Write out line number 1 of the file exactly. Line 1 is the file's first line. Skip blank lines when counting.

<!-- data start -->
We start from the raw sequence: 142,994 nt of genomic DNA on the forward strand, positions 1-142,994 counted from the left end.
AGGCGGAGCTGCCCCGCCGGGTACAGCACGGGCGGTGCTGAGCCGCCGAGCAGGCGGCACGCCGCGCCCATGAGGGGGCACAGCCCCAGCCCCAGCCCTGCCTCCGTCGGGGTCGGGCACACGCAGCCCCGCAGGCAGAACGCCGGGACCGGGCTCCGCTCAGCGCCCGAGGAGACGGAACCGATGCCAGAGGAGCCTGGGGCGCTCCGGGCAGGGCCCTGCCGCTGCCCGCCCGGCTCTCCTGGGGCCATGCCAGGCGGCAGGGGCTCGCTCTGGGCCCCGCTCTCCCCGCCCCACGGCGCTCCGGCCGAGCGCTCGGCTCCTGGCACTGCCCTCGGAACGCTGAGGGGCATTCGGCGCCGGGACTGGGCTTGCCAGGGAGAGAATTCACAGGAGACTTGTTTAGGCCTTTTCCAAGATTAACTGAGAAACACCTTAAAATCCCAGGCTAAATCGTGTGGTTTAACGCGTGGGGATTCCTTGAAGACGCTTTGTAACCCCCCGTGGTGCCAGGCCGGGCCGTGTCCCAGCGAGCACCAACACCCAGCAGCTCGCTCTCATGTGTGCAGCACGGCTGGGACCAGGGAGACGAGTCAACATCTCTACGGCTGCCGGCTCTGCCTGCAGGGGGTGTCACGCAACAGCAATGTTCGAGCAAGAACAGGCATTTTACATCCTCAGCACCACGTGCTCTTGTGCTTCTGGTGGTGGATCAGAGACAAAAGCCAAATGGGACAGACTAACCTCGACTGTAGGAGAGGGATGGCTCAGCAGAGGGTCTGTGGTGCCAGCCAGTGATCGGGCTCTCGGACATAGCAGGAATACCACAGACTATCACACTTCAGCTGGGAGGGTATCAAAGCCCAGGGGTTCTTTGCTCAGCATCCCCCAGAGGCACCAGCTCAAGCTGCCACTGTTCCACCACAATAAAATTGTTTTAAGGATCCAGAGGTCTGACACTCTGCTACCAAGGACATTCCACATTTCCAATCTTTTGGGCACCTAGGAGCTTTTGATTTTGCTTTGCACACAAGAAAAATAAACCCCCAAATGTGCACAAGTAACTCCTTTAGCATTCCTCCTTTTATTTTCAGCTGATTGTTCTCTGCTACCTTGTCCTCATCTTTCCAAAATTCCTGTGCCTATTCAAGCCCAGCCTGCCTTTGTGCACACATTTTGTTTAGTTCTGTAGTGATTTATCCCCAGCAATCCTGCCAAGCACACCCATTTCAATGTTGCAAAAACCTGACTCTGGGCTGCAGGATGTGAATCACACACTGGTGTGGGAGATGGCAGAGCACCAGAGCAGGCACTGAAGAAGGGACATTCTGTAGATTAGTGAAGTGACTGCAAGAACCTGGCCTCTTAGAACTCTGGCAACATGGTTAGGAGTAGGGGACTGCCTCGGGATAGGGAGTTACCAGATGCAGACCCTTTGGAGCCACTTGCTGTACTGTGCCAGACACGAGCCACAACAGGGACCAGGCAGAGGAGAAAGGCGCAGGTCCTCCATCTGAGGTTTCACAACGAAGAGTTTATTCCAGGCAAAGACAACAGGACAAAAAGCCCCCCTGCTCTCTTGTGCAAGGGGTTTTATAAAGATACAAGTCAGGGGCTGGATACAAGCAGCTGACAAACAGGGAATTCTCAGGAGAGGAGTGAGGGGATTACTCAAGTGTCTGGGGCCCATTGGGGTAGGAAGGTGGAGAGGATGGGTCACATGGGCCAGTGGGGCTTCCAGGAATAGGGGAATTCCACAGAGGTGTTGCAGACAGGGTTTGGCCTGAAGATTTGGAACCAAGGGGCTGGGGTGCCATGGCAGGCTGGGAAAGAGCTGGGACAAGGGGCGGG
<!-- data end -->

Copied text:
We start from the raw sequence: 142,994 nt of genomic DNA on the forward strand, positions 1-142,994 counted from the left end.